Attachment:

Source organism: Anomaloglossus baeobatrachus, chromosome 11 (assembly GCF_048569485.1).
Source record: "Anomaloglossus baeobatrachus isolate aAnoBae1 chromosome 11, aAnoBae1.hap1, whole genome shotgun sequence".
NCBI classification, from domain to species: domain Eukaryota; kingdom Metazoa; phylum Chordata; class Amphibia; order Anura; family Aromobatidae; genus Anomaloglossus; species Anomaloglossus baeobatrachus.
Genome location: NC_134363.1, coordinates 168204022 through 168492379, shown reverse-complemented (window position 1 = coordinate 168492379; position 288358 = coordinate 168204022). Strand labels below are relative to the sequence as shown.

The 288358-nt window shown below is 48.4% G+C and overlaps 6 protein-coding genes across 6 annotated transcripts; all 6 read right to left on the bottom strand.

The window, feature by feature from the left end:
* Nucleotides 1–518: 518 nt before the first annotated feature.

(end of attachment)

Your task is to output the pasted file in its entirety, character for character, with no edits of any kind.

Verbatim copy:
Source organism: Anomaloglossus baeobatrachus, chromosome 11 (assembly GCF_048569485.1).
Source record: "Anomaloglossus baeobatrachus isolate aAnoBae1 chromosome 11, aAnoBae1.hap1, whole genome shotgun sequence".
NCBI classification, from domain to species: domain Eukaryota; kingdom Metazoa; phylum Chordata; class Amphibia; order Anura; family Aromobatidae; genus Anomaloglossus; species Anomaloglossus baeobatrachus.
Genome location: NC_134363.1, coordinates 168204022 through 168492379, shown reverse-complemented (window position 1 = coordinate 168492379; position 288358 = coordinate 168204022). Strand labels below are relative to the sequence as shown.

The 288358-nt window shown below is 48.4% G+C and overlaps 6 protein-coding genes across 6 annotated transcripts; all 6 read right to left on the bottom strand.

The window, feature by feature from the left end:
* Nucleotides 1–518: 518 nt before the first annotated feature.